Toy Trains


Railroad fan Gus Mocilac and his 2-year-old grandson Ian stand at the Colorado Springs and Eastern Railroad track, west of Powers Boulevard, grinning as they board on a sunny Saturday morning. They step into a motorized railcar and wave as they head down the tracks.

Also known as speeders, pop pop cars, and motorcars, these cute golf cart-size cars originally transported railroad maintenance workers.

These days, they’ve become the object of affection for thousands of collectors and railroad buffs around the country.

Hobbyists buy them, restore them and run them on unoccupied railroad tracks. Sometimes these tracks are out of use. Other times, the hobbyists have to work around train schedules. In either case, railcar enthusiasts must obtain permission from track owners.

Railcar owners typically belong to organizations such as the North American Rail Car Operators Association. Through NARCOA they arrange excursions that last anywhere from half a day to a few weeks. They pay a NARCOA affiliate for the expense and the railroad for using the track. The excursions cost $64 to $350.

Motorized railcars offer railroad fans such as Mocilac an opportunity to play train whenever they want. The cars are collectors’ items, toys, social outlets and a link to the railroad industry’s romantic past. Interest is growing, and it’s bringing business to Colorado.

Railcars began to be collected in the 1980s when production slowed. Collecting railcars has become a hobby similar to collecting classic automobiles.

The railcars can be good investments. NARCOA area representative Jim McKeel, who lives in Kansas, estimates his former Missouri Pacific Railroad car has appreciated in value by 400 percent.

Like collectors of classic automobiles, enthusiasts love to transform run-down cars. Because railcars typically date to the first half of the 20th century, enthusiasts replace each part. In the end, the car is a piece of history and a work of the owner. Railcar accessories can include strobe lights, radios and devices to load cars on an off tracks.

Enthusiasts Doug Summers, of Pueblo, and John Spiro, of Falcon, bought an intercom system. Two headphone sets with mouthpieces allow them to communicate over the engines’ noise, which is just loud enough to drown out talking.

Then there’s the social aspect. “The big thing is you fill up a picnic basket and go out with a dozen of your friends and everyone eats out of everyone else’s picnic basket,” NARCOA member Stephen Patterson said.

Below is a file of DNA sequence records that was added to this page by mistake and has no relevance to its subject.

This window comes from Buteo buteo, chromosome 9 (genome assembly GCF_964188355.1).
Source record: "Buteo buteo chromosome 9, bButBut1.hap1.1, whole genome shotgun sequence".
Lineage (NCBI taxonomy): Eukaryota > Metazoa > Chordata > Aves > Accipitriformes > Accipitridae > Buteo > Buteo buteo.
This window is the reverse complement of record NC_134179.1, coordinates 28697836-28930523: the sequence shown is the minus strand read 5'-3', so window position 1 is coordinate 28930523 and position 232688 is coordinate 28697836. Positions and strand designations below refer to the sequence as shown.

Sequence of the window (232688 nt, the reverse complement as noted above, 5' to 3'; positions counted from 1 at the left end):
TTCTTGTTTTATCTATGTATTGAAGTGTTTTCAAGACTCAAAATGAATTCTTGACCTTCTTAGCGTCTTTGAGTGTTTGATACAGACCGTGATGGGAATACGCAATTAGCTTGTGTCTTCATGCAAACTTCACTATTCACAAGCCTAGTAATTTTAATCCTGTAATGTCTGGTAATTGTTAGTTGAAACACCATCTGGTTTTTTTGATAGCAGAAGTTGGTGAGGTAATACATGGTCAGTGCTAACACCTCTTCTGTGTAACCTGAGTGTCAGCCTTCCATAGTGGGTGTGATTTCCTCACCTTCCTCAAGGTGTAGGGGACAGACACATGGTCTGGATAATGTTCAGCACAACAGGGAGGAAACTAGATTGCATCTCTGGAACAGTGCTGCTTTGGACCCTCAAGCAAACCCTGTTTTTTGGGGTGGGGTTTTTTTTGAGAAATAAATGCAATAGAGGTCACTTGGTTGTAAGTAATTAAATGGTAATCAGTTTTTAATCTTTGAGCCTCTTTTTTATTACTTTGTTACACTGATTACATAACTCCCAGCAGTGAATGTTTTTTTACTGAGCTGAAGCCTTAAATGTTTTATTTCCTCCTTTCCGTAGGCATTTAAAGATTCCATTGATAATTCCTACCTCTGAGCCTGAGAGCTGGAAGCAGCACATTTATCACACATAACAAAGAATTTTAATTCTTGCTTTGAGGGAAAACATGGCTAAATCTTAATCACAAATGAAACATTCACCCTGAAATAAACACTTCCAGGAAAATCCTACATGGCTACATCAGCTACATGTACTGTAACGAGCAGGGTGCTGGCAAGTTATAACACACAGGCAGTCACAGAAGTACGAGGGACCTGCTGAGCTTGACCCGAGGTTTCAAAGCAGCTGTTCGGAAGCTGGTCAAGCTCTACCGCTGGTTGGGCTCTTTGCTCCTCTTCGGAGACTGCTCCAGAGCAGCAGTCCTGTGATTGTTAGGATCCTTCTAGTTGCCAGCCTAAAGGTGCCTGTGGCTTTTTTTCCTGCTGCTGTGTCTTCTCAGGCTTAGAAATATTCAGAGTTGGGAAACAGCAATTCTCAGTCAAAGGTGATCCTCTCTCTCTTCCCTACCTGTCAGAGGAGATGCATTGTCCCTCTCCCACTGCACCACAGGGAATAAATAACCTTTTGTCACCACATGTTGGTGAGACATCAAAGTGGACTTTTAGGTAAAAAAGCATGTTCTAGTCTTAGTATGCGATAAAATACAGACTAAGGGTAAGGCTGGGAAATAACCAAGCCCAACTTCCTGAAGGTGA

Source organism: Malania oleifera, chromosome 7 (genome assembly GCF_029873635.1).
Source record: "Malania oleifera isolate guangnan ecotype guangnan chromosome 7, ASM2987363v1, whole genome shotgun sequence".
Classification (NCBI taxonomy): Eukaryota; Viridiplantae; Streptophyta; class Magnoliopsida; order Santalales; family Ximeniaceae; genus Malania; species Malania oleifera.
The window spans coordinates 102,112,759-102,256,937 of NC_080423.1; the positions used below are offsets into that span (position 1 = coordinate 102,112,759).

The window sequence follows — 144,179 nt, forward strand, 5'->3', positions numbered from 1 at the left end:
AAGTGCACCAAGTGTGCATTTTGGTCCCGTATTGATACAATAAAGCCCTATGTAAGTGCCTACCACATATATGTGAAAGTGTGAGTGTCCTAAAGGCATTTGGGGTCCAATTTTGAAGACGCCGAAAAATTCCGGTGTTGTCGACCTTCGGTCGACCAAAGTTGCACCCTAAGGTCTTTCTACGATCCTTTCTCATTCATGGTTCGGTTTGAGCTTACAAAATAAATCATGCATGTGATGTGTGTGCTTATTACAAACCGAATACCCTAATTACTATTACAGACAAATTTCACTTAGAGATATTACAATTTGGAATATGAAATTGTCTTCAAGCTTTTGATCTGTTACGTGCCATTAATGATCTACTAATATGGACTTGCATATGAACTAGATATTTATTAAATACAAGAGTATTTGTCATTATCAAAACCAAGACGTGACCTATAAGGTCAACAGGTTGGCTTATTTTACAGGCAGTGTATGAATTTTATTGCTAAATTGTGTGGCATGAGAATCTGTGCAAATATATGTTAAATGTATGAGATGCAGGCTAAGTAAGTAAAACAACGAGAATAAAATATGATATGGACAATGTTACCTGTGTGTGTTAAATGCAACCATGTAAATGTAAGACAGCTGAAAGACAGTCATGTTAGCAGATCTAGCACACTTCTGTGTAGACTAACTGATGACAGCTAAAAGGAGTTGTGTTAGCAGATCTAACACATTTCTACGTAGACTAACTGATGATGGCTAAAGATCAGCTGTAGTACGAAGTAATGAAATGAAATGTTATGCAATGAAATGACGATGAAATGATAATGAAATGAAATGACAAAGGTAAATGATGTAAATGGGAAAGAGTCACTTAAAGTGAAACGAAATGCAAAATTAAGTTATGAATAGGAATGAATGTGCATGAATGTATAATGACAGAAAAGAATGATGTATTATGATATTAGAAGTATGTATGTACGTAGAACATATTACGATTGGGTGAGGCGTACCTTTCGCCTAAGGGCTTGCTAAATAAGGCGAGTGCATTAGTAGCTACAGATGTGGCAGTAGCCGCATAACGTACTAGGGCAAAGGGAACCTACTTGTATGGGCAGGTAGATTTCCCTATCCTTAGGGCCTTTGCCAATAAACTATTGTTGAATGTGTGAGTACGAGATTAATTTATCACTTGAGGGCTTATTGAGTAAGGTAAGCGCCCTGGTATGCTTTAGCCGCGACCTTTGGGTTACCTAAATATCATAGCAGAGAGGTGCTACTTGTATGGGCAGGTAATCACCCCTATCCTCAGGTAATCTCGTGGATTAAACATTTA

Mocilac’s love of railcars grew from an interest in railroad history. His dad worked for the Santa Fe Southern Railway, among others. At an open house at the Pueblo Railway Museum in 1998, he saw his first railcar. He took one look and said, “This is it; I’m selling all my model trains and I’m getting one of these.”

Mocilac enjoys sharing his pastime with his family. “My grandkids love the darn thing,” he said.

The hobby is gaining popularity, judging by membership in NARCOA, which has gained 25-30 members each year for the past five years, according to Patrick Coleman, group president.

“We’re all baby boomers, and we’re all at the age when we want our toys,” said Mary Mocilac, Gus’s wife.

Colorado’s scenery makes it a prime area of interest to railcar enthusiasts looking for new excursions.

Mocilac, who became president of the Rocky Mountain Division of NARCOA in February, hopes to get permission to use more of Colorado’s railroads. “I

get e-mails all the time, phone calls all the time, from people all over the country. They want to know what’s going on in Colorado… It’s going to open a floodgate (of tourists),” he said.

Mocilac recently received the official OK to run excursions on the Aspen line, from Glenwood Springs to Carbondale. The trips are planned for later this month or September.

He is particularly excited about plans to run an excursion on La Veta Pass, which takes riders into beautiful countryside between Alamosa and Fort Garland, via the Santa Fe Southern Railway.

Sometimes persuading railroads to allow railcar excursions is a challenge. Mocilac wants permission from Union Pacific to organize an excursion on Tennessee Pass near Leadville, but Union Pacific refuses to grant it because of liability concerns. Mocilac remains hopeful. “You’ve got to find the right contact,” he said.

Persuasion helps. “You finally convince them that we can bring some revenue into their town… and that seems to be a pretty good driving force right there… (we’ve) got to have a place to stay,” Mocilac said.

Rob Sarr, general manager of Santa Fe Southern Railway, said he’s excited to allow NARCOA to use the line because “so many people have so much fun.”

Enthusiast Patterson said traveling through Colorado’s mountains in a railcar is better than seeing it from a car. For one, track routes periodically go into uncharted territory. Also, “the wind is blowing in your face, so you get to smell everything.” Riders view the wilderness in a way highway drivers cannot.

Mocilac beams as he rides down the track, honking the horn of his four-passenger 1980 Fairmont MT19A. “I don’t have to, but it’s fun,” he said. “I’m the engineer.”



North American Rail Car Operators Association:

Information on Fairmont, a railcar manufacturer:

Information on Kalamazoo, another manufacturer: http://

The latest on track maintenance technology: default.htm

Canadian Association of Railway Modellers:

Information on local railway events:

Excursions and more links:

Copyright 2004

Provided by ProQuest Information and Learning Company. All rights Reserved.

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